Nightmares (1983)

Joseph Sargent’s “Nightmares” is one of the more underrated anthology horror films to ever cross the genre and it’s surprising how constantly overlooked it is. While it’s not a masterpiece, it definitely serves up its fair share of strong horror tales. It’s probably because it doesn’t have a mascot like the Creeper or the Cryptkeeper to tell its tales. We’re essentially treated to a pair of glowing eyes in a storm, and hands that open us up to some really creepy tales. “Nightmares” wastes no time with fatty introductions and gets right to the thick of the creeps.

After a local cop is stabbed to death by an escaped serial killer, police warn about the threat of the madman. That very night Lisa is preparing to put the kids to bed and realizes she’s run out of cigarettes. Despite her husband’s demands that she stay in doors, she sneaks out to grab a pack, anyway, and things take a turn for the horrifying when she realizes she’s halfway home without gas in her car. This is a pretty predictable tale if you’re familiar with the classic urban legend it’s based on, but I still enjoyed it thanks to the thick tension, and sense of urgency is brought to the table.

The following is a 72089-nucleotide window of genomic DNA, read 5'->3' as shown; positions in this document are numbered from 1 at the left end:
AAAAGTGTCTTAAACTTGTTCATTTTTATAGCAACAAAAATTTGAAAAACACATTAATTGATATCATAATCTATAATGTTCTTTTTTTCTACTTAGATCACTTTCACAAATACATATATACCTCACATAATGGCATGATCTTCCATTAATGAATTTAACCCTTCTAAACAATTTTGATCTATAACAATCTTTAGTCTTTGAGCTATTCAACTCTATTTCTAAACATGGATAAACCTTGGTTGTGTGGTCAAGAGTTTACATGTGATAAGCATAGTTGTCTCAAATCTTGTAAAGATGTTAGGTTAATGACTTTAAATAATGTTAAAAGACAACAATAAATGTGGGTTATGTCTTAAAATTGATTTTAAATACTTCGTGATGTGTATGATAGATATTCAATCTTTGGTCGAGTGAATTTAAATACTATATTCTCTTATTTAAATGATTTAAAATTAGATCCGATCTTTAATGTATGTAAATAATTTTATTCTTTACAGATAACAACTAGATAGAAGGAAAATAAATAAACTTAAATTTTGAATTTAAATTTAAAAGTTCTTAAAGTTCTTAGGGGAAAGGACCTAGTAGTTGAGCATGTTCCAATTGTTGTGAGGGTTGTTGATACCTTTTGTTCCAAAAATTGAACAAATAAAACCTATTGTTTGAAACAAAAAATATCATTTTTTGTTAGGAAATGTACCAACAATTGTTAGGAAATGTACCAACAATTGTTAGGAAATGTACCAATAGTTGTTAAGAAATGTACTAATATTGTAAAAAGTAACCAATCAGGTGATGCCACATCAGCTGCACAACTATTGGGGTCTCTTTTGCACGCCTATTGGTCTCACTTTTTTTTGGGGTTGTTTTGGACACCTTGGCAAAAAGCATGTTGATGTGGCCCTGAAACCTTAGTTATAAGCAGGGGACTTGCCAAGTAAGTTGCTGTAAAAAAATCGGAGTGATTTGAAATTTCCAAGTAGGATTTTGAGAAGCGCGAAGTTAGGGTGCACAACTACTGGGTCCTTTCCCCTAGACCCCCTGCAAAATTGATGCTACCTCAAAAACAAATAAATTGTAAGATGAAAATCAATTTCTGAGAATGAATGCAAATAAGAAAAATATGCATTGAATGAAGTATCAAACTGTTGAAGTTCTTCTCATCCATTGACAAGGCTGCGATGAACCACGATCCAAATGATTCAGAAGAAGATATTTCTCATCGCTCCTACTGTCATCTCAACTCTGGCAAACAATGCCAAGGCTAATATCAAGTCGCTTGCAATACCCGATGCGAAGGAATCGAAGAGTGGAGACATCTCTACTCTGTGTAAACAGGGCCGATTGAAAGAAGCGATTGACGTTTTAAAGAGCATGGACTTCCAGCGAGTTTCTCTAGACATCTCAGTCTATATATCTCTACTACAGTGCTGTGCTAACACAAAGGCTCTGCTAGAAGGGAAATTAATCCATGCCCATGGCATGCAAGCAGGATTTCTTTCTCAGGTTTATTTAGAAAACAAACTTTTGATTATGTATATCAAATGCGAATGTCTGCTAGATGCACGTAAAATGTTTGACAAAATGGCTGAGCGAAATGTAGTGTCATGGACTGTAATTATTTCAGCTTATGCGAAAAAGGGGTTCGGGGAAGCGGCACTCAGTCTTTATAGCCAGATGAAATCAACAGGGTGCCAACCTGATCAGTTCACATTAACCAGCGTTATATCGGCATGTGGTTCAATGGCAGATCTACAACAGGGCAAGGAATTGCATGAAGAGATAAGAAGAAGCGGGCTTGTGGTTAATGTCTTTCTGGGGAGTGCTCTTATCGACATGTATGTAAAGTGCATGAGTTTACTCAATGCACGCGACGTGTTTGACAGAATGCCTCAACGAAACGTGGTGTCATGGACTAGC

“The Bishop of Battle” is another of the many warnings about the dangers of video games from the early eighties, centering on a video game addict and hustler named JJ. Determined to beat the game “Bishop of Battle” and reach the mythical level thirteen, JJ sneaks out after dark to take on the game. When he finally reaches his goal, he finds out the game has a deadly prize in the end. With some solid special effects and a simple premise, “Bishop of Battle” is a fun segment with a young Emilio Estevez. In “The Benediction,” Lance Henriksen plays a priest who experiences a crisis of faith after the horrible death of a young boy. When he is viciously pursued by a seemingly Satanic truck on the road, he realizes his faith is a valuable tool.

One of the weaker tales with a pretty barebones narrative overall, the symbolism is clunky, but the car chase scenes are at least tight. Last and certainly least, there’s the goofy “Night of the Rat” about a seemingly normal suburban couple being terrorized by rats in their home. When they realize their being attacked not by rats, but a sentient mega rat, they have to figure out what it wants before it murders their daughter. “Night of the Rat” is a weak note for a pretty strong movie and is brought down by the bad green screen and goofy twist ending. That said, “Nightmares” is a strong horror anthology with a strong sense of suspense and I’d definitely watch it again.